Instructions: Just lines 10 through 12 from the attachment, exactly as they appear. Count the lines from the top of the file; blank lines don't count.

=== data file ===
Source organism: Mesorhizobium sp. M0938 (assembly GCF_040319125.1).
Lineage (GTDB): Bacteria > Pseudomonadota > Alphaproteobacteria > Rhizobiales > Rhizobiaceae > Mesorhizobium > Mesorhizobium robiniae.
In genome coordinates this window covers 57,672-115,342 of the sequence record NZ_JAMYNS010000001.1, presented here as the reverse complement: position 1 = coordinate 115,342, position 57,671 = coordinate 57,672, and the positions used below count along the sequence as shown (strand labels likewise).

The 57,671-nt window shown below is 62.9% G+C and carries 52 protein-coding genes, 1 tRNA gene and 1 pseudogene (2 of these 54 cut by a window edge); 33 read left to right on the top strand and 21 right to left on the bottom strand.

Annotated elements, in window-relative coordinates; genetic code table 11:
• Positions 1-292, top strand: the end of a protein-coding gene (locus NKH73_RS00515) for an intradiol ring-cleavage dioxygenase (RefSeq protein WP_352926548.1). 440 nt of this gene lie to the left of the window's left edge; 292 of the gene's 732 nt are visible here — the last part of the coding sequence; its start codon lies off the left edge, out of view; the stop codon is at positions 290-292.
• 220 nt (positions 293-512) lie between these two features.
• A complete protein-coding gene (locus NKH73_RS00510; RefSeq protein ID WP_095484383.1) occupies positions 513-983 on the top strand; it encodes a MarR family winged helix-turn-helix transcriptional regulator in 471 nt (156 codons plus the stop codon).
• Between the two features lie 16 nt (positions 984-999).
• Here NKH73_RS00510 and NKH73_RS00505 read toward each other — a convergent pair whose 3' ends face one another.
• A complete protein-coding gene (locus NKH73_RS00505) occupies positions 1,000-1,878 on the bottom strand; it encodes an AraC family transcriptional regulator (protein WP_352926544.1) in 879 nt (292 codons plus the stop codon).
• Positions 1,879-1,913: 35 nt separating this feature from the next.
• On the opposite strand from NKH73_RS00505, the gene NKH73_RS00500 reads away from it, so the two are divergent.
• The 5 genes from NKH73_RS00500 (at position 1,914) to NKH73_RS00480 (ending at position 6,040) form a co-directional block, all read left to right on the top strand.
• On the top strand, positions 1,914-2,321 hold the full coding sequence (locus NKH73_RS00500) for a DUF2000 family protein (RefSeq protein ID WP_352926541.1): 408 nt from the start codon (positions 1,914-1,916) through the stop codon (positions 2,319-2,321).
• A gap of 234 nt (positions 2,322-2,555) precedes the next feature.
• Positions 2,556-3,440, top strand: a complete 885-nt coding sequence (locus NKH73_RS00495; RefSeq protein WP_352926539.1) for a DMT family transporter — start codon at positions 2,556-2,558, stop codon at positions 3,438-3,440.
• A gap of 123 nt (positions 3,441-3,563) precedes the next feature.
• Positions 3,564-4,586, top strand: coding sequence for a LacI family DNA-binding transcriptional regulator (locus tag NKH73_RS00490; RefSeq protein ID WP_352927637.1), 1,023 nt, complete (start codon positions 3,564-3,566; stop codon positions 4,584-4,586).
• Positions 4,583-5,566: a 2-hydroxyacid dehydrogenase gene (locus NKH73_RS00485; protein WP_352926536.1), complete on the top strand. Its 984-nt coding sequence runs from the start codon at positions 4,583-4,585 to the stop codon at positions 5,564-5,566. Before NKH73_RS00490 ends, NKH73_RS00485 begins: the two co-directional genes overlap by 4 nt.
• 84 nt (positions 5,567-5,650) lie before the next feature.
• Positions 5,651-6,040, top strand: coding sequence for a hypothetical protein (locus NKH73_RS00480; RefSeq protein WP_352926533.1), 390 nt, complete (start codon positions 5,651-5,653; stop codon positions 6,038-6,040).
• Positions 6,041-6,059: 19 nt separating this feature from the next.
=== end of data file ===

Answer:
• Here NKH73_RS00510 and NKH73_RS00505 read toward each other — a convergent pair whose 3' ends face one another.
• A complete protein-coding gene (locus NKH73_RS00505) occupies positions 1,000-1,878 on the bottom strand; it encodes an AraC family transcriptional regulator (protein WP_352926544.1) in 879 nt (292 codons plus the stop codon).
• Positions 1,879-1,913: 35 nt separating this feature from the next.